Robert Hormats and Jim O'Neil of Goldman Sachs International write that the next president will need a new set of policies to address a changing global economy. They say the United States must "boost its own competitiveness and further open foreign markets for its goods and services." They also call for the creation of a "more representative global economic policy architecture to reflect the ongoing shifts in financial wealth, commodity power and trade flows."
Authors: Cecilia Tam, Michael Taylor, and Dolf Gielen
Global cement production grew significantly from 1970 to 2005, with the vast majority of the growth occurring in developing countries. In terms of CO2 emissions, cement production is the most important activity in the non-metallic minerals category. This paper sets out some of the initial data collected for a separate IEA analysis report on the energy demand, CO2 emissions and CO2 emission reduction opportunities in the cement industry.
China’s sovereign wealth fund looks more like a state agency for managing financial sector investments than a diversified global fund manager, says Brad Setser in a piece that first appeared in the May 2008 issue of Emerging Markets.
John W. Bruns, the senior executive based in China for Boeing’s commercial airplanes division, says Chinese ventures to build large commercial aircraft present both opportunities and challenges for established aerospace firms.
Romania and Bulgaria have entered a European Union that has stalled at a crossroads, says this commentary from the German Marshall Fund of the United States. The paper discusses the various ways the new EU members will influence policymaking in the EU.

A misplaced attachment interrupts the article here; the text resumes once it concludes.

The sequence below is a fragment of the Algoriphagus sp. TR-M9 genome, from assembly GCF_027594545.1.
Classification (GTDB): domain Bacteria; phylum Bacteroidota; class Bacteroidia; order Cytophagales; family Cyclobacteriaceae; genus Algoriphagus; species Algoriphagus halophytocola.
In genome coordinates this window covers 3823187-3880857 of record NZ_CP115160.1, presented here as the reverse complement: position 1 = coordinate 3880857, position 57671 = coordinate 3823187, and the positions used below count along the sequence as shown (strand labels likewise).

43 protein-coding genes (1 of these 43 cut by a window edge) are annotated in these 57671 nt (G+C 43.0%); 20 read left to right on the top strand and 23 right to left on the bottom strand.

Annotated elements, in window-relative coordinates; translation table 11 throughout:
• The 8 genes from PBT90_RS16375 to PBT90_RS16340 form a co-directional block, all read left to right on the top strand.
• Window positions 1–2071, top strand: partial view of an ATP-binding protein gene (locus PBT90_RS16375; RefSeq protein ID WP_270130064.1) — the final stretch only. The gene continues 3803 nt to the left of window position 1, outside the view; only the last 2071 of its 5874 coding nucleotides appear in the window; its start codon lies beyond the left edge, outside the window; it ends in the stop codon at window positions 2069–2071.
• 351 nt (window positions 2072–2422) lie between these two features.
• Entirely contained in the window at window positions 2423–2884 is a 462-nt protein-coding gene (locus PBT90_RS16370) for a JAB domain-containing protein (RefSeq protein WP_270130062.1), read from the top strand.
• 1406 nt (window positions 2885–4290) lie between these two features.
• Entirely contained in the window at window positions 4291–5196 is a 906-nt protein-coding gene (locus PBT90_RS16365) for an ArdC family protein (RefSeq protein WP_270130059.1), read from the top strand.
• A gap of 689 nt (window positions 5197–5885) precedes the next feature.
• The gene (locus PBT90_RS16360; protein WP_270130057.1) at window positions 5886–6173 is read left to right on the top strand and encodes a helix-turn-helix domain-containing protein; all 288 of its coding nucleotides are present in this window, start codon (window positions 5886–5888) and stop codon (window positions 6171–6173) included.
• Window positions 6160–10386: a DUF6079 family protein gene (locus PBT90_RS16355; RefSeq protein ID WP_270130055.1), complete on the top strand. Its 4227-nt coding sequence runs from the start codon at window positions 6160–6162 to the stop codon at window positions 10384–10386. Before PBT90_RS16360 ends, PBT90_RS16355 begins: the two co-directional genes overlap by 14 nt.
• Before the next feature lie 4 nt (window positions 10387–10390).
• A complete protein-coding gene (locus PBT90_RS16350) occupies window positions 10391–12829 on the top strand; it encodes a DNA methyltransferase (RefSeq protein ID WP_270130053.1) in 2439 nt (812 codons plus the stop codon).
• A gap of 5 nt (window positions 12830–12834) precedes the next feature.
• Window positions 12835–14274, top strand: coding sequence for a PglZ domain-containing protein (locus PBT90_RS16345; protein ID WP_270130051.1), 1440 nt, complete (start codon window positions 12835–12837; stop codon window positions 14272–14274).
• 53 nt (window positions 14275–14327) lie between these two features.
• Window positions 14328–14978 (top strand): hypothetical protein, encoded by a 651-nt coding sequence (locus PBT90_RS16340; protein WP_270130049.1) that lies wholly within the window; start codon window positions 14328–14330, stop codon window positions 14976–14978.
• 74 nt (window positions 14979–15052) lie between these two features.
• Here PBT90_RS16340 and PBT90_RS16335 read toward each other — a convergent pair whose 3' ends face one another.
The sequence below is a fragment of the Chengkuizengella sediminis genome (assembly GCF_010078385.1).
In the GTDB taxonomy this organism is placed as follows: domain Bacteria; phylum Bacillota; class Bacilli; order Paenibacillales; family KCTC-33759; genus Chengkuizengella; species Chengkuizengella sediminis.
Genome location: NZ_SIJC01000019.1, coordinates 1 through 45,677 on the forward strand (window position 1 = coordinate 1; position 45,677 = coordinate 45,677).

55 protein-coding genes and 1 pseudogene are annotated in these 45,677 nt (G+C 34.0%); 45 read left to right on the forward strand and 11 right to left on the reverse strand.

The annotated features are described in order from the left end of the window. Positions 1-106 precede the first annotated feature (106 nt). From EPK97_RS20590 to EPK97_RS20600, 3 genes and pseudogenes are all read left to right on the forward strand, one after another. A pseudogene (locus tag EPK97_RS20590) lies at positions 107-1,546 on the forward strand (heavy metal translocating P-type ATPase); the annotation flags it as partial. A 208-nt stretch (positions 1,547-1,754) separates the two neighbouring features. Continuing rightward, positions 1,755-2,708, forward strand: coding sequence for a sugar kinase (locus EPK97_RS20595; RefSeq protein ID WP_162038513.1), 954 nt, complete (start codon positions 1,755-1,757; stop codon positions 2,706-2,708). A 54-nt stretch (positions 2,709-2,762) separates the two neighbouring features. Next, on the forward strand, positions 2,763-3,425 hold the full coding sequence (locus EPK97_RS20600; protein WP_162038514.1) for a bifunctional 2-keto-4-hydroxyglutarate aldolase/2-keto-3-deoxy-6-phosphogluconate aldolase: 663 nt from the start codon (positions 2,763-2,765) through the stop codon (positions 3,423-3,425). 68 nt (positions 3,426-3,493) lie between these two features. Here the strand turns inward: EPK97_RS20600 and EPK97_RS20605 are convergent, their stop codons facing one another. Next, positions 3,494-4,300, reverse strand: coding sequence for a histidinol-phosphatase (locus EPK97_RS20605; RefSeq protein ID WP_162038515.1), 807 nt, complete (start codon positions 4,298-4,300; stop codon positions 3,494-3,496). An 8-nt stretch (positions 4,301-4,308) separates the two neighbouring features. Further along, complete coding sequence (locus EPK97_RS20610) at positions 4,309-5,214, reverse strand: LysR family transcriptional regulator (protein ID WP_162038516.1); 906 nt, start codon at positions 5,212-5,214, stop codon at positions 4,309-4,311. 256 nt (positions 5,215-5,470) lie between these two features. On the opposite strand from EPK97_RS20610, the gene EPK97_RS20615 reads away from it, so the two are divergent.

The massive growth of hedge funds has sparked warnings of instability and demands that the industry be regulated. But the fear of hedge funds is overblown, based on a misunderstanding of their role in the international financial system. In reality, hedge funds do not increase risk; they manage it -- and policymakers, rather than clamping down, should make sure hedge funds have the tools to perform this function well.
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Campbell evaluates the implications of the Boko Haram insurgency and recommends that the United States support Nigerian efforts to address the drivers of Boko Haram, such as poverty and corruption, and to foster stronger ties with Nigerian civil society.
Koblentz argues that the United States should work with other nuclear-armed states to manage threats to nuclear stability in the near term and establish processes for multilateral arms control efforts over the longer term.
The authors argue that it is essential to begin working now to expand and establish rules and norms governing armed drones, thereby creating standards of behavior that other countries will be more likely to follow.
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